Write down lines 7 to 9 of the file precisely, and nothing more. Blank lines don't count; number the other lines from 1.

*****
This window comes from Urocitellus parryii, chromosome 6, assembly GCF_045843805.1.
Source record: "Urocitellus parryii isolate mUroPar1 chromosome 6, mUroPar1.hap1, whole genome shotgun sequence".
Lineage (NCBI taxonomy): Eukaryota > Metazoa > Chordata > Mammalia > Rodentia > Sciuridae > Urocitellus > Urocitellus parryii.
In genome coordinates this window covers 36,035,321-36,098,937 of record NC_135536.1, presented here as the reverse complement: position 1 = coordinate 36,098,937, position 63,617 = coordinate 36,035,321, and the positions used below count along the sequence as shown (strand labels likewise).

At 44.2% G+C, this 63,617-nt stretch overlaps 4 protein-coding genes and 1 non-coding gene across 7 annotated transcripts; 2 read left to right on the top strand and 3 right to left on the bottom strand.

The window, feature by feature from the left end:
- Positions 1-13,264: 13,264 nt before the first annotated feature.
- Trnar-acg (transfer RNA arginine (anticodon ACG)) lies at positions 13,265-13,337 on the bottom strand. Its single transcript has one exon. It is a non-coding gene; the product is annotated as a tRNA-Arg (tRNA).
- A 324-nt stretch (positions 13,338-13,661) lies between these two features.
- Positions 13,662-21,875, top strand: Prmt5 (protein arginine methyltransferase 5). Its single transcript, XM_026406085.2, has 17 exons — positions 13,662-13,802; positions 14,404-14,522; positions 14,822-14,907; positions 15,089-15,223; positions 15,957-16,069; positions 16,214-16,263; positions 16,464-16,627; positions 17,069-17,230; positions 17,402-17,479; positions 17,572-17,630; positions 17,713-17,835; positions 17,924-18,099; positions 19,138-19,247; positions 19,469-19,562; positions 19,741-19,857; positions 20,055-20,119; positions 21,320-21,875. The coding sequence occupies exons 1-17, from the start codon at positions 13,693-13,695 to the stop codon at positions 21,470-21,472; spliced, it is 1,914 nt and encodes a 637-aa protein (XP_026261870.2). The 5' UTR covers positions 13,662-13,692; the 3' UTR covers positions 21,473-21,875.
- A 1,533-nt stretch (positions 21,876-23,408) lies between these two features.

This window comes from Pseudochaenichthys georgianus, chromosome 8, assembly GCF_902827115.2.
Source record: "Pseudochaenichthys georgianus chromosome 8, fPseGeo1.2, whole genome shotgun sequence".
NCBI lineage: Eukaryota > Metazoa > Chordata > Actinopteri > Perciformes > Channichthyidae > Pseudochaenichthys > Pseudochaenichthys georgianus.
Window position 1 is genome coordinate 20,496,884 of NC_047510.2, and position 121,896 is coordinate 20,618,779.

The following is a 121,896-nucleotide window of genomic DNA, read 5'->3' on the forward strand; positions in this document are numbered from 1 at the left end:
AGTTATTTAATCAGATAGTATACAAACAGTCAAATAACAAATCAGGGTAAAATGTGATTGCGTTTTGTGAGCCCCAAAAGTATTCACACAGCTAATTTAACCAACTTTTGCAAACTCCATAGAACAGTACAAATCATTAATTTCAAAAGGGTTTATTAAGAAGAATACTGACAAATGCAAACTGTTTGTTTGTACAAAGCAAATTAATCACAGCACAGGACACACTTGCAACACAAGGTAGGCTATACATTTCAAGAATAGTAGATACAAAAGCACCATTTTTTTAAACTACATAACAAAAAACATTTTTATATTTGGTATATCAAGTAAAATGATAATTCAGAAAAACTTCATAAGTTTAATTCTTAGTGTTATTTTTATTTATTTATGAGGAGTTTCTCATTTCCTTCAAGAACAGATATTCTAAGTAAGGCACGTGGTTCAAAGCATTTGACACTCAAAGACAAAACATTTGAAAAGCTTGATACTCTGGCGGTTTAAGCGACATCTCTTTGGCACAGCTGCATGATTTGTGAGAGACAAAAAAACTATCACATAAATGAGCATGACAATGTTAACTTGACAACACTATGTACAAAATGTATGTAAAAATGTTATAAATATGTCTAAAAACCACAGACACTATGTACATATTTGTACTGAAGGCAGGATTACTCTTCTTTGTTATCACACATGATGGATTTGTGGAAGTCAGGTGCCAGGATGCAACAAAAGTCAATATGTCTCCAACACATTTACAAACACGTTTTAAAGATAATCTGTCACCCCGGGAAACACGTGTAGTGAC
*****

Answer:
- Positions 1-13,264: 13,264 nt before the first annotated feature.
- Trnar-acg (transfer RNA arginine (anticodon ACG)) lies at positions 13,265-13,337 on the bottom strand. Its single transcript has one exon. It is a non-coding gene; the product is annotated as a tRNA-Arg (tRNA).
- A 324-nt stretch (positions 13,338-13,661) lies between these two features.